There’s a million different review sites out there, but how many have your businesses name on them? You’ve just Googled your dispensary and all of a sudden you’re seeing profiles that you’ve never created with incorrect or outdated information on them. It’s a challenge for any ganjapreneur to keep up with, let alone master. Between Leafly, WeedMaps, THCFinder, and even mainstream sites like Yelp, there’s a steady stream of reviews coming in about your shop. Follow my steps below and you’ll be ahead of 90% of your competition.
Claim Your Profiles
Most places will go ahead and set up a page for your dispensary before you even know it. Often, they’ll pull information from your site; other times they’ll pull from each other. This means you’ve lost control over the flow of information. Take it back by claiming the profile. On most pages, you’ll see something that says “Is this your business?” or “Claim this listing.” It’s usually helpful to be by the business phone, as some do PIN verification with a quick call, but having an e-mail address registered to your domain (firstname.lastname@example.org) is another easy way to prove you’re responsible for the account. This is also a huge reason to revoke e-mail access for employees that are no longer with your company. If a site that doesn’t know you from the hundreds of other dispensaries listed receives an email from John Doe-sntworkhere, they might turn over access.
Post Stunning Pictures
Once you’ve successfully claimed a profile, you can go to work. You’ve spent a good chunk of change creating a space that is welcoming to your clientele, be it patients or recreational users, so show it off. Having good shots of exactly what your shop looks like gives people an immediate first impression when viewing you online. You can also look to save money when it comes to product photos. There are a number of great photographers available to shoot those high-end nug close-ups, but in my experience people prefer seeing what your actual buds look like. These “action shots” of your buds in jars or on scales are more authentic, as anyone can pick out the best of their harvest and trim it perfectly. Try showing great looking product in everyday circumstances.
The Menu Must Be Right
Customer frustration over menu discrepancies will tank you from the opening moments with a first-timer. Some people make long drives to get their favorite strain and severe disappointment sets in when they see you’re sold out. Communication between your budtenders and desk staff is paramount so that the moment something is off the shelf, they’re on it. There’s nothing more refreshing than visiting a WeedMaps menu and seeing it was updated in the last half hour. I’d always instruct desk staff to make minor changes, adding a word here or there to a description, so our menu looked fresh for everyone who visited our profile. Patients noticed.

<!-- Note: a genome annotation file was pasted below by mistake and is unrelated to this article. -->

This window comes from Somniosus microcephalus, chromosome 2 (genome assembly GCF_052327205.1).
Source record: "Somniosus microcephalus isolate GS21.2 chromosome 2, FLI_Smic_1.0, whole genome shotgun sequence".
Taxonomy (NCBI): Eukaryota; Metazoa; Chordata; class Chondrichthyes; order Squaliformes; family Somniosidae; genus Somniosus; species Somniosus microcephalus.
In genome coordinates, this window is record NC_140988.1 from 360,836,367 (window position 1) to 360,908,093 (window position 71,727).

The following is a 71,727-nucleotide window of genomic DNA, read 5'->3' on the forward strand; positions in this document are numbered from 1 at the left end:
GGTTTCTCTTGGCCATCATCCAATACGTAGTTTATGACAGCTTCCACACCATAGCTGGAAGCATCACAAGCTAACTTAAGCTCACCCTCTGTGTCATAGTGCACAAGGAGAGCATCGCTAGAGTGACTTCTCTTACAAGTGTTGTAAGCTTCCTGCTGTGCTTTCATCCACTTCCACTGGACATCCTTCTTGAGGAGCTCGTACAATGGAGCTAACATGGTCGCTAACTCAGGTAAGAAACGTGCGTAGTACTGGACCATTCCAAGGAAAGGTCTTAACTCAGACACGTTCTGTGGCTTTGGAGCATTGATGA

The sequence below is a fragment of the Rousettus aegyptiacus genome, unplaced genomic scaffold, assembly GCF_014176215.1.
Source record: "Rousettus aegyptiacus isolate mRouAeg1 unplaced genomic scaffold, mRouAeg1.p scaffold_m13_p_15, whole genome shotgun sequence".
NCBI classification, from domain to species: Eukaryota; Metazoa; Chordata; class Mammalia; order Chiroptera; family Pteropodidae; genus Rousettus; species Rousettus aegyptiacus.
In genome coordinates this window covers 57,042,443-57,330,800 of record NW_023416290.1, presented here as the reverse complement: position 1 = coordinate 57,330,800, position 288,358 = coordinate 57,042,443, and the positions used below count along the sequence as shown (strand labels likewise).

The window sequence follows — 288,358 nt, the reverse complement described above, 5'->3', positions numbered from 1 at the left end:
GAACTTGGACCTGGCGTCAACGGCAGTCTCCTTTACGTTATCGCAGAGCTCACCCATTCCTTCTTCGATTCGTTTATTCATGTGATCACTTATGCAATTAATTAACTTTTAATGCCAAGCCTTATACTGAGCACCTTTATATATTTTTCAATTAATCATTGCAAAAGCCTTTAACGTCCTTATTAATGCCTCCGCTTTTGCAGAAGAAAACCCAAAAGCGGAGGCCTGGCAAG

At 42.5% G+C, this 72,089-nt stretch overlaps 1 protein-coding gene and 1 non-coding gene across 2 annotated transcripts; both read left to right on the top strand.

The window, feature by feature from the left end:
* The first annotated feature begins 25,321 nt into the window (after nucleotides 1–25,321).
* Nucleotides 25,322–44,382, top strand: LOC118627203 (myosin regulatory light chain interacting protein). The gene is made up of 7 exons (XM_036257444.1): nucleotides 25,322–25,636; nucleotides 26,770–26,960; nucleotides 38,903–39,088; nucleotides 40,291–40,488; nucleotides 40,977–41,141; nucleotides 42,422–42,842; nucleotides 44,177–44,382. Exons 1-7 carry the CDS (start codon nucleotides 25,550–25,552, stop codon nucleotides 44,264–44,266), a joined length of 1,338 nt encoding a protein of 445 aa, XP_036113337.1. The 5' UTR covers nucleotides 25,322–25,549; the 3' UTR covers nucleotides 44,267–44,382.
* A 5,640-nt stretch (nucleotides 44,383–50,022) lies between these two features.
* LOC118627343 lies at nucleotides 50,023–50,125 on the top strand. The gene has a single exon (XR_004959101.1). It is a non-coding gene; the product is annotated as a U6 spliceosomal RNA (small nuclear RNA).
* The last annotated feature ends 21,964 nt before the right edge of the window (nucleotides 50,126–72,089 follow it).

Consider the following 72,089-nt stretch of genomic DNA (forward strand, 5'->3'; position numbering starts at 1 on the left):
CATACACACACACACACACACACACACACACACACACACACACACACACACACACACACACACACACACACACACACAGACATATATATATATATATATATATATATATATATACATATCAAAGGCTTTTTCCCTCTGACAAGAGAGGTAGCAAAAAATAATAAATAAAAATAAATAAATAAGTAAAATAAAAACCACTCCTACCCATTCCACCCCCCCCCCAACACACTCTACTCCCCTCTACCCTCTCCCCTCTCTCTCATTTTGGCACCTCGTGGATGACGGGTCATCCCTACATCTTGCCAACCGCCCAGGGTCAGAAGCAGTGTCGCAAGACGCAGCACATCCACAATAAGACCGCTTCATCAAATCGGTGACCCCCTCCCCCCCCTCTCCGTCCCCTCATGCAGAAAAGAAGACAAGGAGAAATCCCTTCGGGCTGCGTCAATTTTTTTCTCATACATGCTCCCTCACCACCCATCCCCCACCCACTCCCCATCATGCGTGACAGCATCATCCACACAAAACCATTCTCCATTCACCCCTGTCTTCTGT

Take Advantage of Specials
Most sites will let you post their version of a status update, a key way to communicate with potential customers. Simply adding that you’ve received a new strain that day or Budtender X is working can bump you to the top of the recent activity log. There are customers who spend most of their day surfing these sites and are looking for dispensaries that interact. A bonus is the ability to offer specials on your page (usually a reflection of your first time or referral deal works) to reach bargain shoppers. Again, the key is staying active.
Respond to Reviews
This is, by far, the best piece of advice I can give you. Respond to negative reviews. Have someone in your company who can take the emotion out of the situation and has strong empathy skills. While some negative reviews (“YOU GUYS SUCK!”) warrant less communication on your part, people who leave a detailed account of a bad experience are expecting you to reach out. All of the major sites give you the ability to post an official response. Understand that not everyone who was unhappy is out to get something free and think about them more as your eyes and ears when you can’t be in the shop. If someone thought the service was rude, a manager should be able to tell you when they were in and who the employee was. They didn’t like a certain strain you offered? Maybe there’s an issue in your cultivation facility. No matter what, do not get into a shouting match on the internet with someone.
Respond to Positive Reviews
The happy campers deserve your time just as much as the next person. They’re also usually much easier to respond to. When others visit your page, seeing interaction between a company and customers that’s positive is a great sign and encourages them to leave their own. Again, this is a great place for you to comb for information as well. I would make sure to sift through the reviews and let employees know when they received a shout out online. It’s an easy and free way to boost morale.
Have a question about how to maximize your online profiles? Talk to me in the comments below.
Author: Jake Browne
Photo Credit: Dank Depot